April 2021 guide to the bright planets

April 2021 showcases 3 bright planets. Mars is the only easy-to-see bright planet in the evening sky. Jupiter and Saturn adorn the early morning hours. Mercury and Venus hover too close to the sun’s glare for easy viewing.

Click the name of a planet to learn more about its visibility in April 2021: Jupiter, Saturn, Mars, Venus, Mercury

Try Stellarium for a precise view of the planets from your location.

Want precise planet rise and set times? Click here for recommended almanacs

Chart: 4 positions of waning moon with 2 planets along slanted ecliptic line.

If you haven’t seen Jupiter and Saturn in the morning sky yet, try using the moon to identify these worlds before sunrise on April 5, 6, 7 and 8, 2021. Read more.

Chart: 4 positions of crescent moon along steep ecliptic line with Mars, Pleiades, Aldebaran labeled.

The young moon sweeps to the north of Aldebaran on or near April 15, and then meets up with Mars for an occultation on the night of April 17 (in southeast Asia). Read more.

Constellation Orion, slanted ecliptic line, 2 planets close together just over horizon.

The 2 inferior planets Mercury and Venus will be difficult to view in April 2021. We expect few – if any – to spot their close pairing on the sky’s dome at dusk April 24, 25 and 26, 2021. Read more.

Mars is the only bright planet to light up the evening sky throughout April 2021 (Jupiter and Saturn are found in the predawn/dawn sky all month long, while Venus sits too close to the sunset glare to be easily seen). Best to seek out this modestly-bright world at early evening, when it’s still relatively high in the sky. Mars slowly descends westward during the evening hours, finally setting in the west at or around midnight at mid-northern latitudes, and by mid-evening at temperate latitudes in the Southern Hemisphere.

Mars starts the month in front of the constellation Taurus the Bull and then passes into the constellation Gemini the Twins on April 24, 2021. Enjoy Mars in April 2021! It’s only going to get fainter as this year progresses. In the months ahead, Mars will slowly but surely dim as – day by day – it will sink closer and closer to the setting sun.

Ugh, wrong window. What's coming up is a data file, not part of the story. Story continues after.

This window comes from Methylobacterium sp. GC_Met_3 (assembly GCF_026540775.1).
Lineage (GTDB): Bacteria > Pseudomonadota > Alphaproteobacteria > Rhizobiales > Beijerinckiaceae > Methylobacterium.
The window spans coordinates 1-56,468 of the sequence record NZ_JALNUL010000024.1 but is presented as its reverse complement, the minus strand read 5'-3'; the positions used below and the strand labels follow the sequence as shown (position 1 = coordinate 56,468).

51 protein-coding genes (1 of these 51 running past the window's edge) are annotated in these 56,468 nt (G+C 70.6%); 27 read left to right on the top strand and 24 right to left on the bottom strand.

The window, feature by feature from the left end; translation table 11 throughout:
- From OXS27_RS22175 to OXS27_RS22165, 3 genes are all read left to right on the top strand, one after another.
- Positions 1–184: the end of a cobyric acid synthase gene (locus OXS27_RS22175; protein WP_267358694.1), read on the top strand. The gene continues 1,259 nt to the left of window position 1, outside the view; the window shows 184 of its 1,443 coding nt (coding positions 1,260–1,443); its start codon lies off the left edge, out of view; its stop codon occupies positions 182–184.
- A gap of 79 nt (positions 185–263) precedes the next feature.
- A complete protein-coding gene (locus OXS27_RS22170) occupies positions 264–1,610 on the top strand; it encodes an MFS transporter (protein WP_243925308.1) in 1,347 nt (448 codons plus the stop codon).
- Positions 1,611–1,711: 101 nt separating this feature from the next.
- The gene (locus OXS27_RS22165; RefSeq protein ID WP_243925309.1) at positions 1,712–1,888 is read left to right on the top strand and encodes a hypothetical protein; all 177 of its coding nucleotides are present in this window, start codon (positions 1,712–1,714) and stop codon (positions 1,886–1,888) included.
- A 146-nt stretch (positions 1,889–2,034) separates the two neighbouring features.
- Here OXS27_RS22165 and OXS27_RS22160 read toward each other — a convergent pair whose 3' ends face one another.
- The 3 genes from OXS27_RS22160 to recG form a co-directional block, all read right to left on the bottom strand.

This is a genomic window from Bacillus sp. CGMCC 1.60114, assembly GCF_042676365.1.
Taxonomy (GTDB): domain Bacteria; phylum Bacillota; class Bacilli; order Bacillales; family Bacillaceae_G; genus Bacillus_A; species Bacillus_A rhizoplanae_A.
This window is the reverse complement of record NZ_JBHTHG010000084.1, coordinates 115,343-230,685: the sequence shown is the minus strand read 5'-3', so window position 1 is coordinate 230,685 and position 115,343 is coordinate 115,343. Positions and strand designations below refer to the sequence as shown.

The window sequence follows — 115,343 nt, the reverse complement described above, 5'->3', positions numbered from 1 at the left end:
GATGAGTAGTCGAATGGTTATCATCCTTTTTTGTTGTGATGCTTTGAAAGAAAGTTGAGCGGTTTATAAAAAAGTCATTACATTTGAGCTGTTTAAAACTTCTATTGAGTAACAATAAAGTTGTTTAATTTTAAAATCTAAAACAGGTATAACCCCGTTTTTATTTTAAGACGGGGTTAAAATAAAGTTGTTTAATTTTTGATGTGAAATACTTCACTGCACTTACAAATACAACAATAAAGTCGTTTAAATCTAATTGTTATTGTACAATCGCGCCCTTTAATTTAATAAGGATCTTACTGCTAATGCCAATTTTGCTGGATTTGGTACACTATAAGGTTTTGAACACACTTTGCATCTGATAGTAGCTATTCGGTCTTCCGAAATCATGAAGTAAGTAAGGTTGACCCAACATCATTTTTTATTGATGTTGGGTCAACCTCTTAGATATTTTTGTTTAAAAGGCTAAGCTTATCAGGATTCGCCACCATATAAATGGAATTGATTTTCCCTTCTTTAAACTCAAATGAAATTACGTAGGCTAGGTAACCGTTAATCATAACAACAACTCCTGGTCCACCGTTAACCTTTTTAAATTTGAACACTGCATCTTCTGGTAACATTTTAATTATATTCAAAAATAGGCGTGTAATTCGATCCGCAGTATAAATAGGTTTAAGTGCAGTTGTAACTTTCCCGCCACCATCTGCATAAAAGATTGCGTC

Crowded chart with Orion, Mars, M1, and other celestial objects with steep ecliptic line.

On April 13, 2021, the red planet Mars passes right between the two horn stars in the constellation Taurus the Bull: Elnath and Zeta Tauri. Yes, these horn stars serve as your guide to the famous supernova remnant, the Crab Nebula. Read more.

Let the moon help guide your eye to the red planet for several nights centered around April 16 or 17. If you live in Southeast Asia, you can witness the moon occulting – covering over – Mars on the night of April 17, 2021. Read more.

Worldwide map with parallel lines in Southeast Asia.

The swath of the Earth’s globe between the solid white lines can watch the lunar occultation of Mars in a nighttime sky. Worldwide map of the lunar occultation of Mars via international Occultation Timing Association. Read more.

Read more: What to expect from Mars in 2021

Venus – the brightest planet – reached its greatest elongation of 46 degrees from the sun in the morning sky last year on August 12 or 13, 2020 (depending upon your time zone).

On March 26, 2021, Venus swept to the far side of the sun, to exit the morning sky and to enter the evening sky. That’s when this inferior planet reached superior conjunction. (See diagram below.)

Venus will be hard to spot in April, because it’ll remain close to the sunset glare all month long, and will follow the sun beneath the horizon before dark. By late April – or more likely – May, Venus will return to our skies as an evening “star” near the western horizon. It’ll then be up in the evening, glorious, for the rest of this year.

For the utmost sky watching challenge, try catching the pairing of Mercury and Venus after sunset in the last week in April. Don’t forget binoculars!

Diagram showing positions of Venus in orbit and its phases at inferior and superior conjunction.